The Muppets

Muppet Blues – ★★★½

Kermit’s getting the band back together for one more gig in this sentimental Muppet-filled extravaganza.

The story opens with Walter (a Muppet) and Gary (just about a man – Jason Segel) who are unlikely brothers, a factor that is never properly explained I might add. Walter gives us the spiel of never fitting in, then he discovers The Muppets and becomes their number 1 fan. When Gary heads off to L.A. with his girlfriend of ten years (Amy Adams) he surprises Walter with a third ticket and with the ensuing road trip the film finally kicks into action.

The Muppet studio has basically become a shack and left to fall into disrepair just like the stuffed ping-pong eyed creatures themselves. Statler and Waldorf provide the plot twist whereby Tex Richman (Chris Cooper) is planning to tear down the theatre and drill for oil. The film then pretty much turns into The Blues Brothers with Kermit taking on the role of Jake and Elwood as he gets the gang back together for one last show. [Interesting side note - Frank Oz was the original voice for Miss Piggy (now done by Eric Jacobson) and had a cameo role in The Blues Brothers as Jake's parole officer.]

| o | - It aint easy...

The film is full of brilliant jokes. From terrible one liners to physical comedy and self-referencing adult humour for the parents and those of us who remember the various incarnations of the TV show. The musical numbers are all very good, most notably Man or a Muppet and Me Party which is no doubt due to one half of the writing team of Flight of the Conchords, Brett McKenzie.

The main question though is: are the Muppets still relevant in today’s world? Sesame Street seems to have the market cornered on kids puppets but they rarely venture into the world of film leaving that to the Muppets.

While I enjoyed the film immensely I wondered if children would get enough from the antics of the Muppets as 90% of the jokes would be over their heads. With all kid films we must have a message, here it’s that “everyone is special and has their own unique talent”. This is laid on pretty thick and might have worked better if stated a little more subtly.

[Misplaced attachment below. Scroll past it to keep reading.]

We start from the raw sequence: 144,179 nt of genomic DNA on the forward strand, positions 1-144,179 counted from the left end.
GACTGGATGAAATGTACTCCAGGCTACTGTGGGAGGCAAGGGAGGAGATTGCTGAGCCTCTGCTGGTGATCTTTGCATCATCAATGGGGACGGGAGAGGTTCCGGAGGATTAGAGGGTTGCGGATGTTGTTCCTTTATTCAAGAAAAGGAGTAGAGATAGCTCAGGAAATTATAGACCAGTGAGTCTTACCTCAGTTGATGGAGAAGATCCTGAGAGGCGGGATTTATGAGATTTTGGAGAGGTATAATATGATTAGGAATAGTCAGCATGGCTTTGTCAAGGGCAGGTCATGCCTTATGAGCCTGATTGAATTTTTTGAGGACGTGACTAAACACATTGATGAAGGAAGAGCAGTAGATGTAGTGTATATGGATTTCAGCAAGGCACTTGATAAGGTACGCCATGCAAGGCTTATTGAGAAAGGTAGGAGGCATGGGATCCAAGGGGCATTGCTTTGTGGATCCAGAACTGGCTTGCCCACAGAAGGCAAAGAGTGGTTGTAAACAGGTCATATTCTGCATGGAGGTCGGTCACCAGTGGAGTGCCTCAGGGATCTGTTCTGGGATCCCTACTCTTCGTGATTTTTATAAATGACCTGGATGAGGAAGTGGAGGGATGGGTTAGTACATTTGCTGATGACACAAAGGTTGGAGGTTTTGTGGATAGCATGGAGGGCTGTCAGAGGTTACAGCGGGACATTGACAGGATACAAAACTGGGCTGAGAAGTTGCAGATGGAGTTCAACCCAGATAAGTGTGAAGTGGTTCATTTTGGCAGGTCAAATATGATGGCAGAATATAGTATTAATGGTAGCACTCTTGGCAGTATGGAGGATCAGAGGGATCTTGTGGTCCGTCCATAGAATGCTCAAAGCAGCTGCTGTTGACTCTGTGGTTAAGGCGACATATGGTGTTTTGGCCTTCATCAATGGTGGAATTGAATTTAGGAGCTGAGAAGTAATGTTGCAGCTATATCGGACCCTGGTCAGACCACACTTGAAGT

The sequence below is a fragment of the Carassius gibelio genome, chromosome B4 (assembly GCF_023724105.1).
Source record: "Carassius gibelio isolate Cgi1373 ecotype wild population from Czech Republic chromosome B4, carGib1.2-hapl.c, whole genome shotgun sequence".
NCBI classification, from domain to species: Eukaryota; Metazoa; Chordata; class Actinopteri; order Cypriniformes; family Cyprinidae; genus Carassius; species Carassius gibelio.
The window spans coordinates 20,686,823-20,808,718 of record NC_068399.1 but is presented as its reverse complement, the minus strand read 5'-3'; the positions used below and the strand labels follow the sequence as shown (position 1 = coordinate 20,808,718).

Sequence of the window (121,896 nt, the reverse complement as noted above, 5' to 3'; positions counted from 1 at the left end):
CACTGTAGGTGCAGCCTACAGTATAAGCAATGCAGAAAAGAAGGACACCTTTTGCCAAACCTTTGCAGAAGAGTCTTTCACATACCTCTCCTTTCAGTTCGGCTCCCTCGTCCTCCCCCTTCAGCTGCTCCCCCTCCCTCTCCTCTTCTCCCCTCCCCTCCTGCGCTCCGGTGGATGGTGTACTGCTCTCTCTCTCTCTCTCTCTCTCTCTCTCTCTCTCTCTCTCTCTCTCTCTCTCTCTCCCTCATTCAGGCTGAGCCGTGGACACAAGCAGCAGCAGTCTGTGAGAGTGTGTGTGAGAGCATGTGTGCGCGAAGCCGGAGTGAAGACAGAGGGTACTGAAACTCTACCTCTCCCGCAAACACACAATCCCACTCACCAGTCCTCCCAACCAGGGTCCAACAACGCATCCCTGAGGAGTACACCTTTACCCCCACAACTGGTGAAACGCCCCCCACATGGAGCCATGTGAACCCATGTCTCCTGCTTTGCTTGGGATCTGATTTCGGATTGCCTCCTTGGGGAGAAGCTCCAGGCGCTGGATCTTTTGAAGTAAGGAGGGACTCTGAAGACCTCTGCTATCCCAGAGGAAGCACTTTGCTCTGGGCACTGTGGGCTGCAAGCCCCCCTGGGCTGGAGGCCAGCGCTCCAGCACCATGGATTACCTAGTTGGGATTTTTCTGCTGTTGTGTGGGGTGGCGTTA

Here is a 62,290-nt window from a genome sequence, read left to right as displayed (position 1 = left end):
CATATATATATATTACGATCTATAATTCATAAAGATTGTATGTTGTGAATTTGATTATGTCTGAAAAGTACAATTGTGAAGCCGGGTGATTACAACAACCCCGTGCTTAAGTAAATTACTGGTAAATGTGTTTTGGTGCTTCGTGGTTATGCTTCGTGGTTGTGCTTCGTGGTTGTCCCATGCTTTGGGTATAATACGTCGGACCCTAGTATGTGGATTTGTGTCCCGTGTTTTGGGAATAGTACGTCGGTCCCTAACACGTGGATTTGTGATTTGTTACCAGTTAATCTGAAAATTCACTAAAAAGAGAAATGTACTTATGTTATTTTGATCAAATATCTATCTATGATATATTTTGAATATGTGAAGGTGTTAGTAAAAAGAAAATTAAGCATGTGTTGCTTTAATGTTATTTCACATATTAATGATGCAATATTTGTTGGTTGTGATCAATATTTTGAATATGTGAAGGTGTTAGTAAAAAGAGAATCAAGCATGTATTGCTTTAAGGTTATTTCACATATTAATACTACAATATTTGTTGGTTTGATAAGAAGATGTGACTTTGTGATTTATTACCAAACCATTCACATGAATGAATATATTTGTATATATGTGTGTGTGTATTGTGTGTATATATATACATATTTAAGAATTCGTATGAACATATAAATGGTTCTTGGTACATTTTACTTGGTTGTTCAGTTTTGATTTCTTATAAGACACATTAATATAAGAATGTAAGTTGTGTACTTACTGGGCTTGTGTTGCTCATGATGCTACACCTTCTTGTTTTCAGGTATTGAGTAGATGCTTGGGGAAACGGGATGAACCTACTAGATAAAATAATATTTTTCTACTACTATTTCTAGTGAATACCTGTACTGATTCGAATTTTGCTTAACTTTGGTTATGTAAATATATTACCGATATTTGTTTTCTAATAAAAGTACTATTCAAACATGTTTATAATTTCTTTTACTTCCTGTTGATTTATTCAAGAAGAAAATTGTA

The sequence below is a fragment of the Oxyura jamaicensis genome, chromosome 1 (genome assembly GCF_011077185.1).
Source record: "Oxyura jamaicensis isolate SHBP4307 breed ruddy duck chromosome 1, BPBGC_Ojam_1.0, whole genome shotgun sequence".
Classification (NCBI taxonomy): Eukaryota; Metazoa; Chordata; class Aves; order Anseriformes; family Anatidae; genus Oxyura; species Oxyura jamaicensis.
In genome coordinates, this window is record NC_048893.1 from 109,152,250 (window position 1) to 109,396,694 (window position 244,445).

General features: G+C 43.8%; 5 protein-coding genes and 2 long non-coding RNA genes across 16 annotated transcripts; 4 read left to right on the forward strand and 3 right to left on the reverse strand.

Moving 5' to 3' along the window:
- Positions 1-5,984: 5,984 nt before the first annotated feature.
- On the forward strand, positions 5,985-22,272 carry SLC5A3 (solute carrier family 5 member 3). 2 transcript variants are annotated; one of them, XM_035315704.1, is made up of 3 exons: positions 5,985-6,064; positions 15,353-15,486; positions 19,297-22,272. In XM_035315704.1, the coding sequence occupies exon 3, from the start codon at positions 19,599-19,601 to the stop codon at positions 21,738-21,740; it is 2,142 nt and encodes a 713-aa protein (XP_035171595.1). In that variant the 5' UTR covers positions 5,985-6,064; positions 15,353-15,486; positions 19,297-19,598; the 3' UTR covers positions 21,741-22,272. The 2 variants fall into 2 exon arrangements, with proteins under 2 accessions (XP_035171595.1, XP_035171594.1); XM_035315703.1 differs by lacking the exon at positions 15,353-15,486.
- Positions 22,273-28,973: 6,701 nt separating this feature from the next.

USA  /  James Bobin  /  Jason Segel, Nicholas Stoller  /  Starring: Amy Adams, Jason Segel, Chris Cooper, Rashida Jones, Zach Galifianakis  /  103mins  /  Comedy  /  Release: 23 November 2011 (US/Canada), 10 February 2012 (UK/Irl)

Fingers crossed Sinead O’Connor is oscar-nominated next week

Sinead O'Connor - now usually described in the media as "troubled singer Sinead O'Connor"

Why is no one talking about the fact that Ireland’s tabloid-darling Sinead O’Connor is on the longlist for the oscar for Best Original Song, and almost certain to be nominated? O’Connor performs “Lay your head down” on the soundtrack for Albert Nobbs, which sees Glenn Close playing a woman passing as a man in order to work and survive in 19th century Ireland.

The song has already been nominated for Best Song at the Golden Globes, losing out to Madonna’s “Masterpiece” from W.E., but won the Satellite award last November. Lyrics for the song are by Glenn Close with Brian Byrne composing, suggesting that if it were nominated we may be denied seeing Sinead perform at the show. This isn’t unusual though, last year a pregnant Dido was replaced by Florence Welch for the performance of “If I Rise” from 127 Hours.

Because Madonna’s song didn’t play until midway through the W.E. credits, it means it is not eligible for the Oscars. I think this means the main competition will come from Flight of the Conchords’ Brett McKenzie for his songs from The Muppets.

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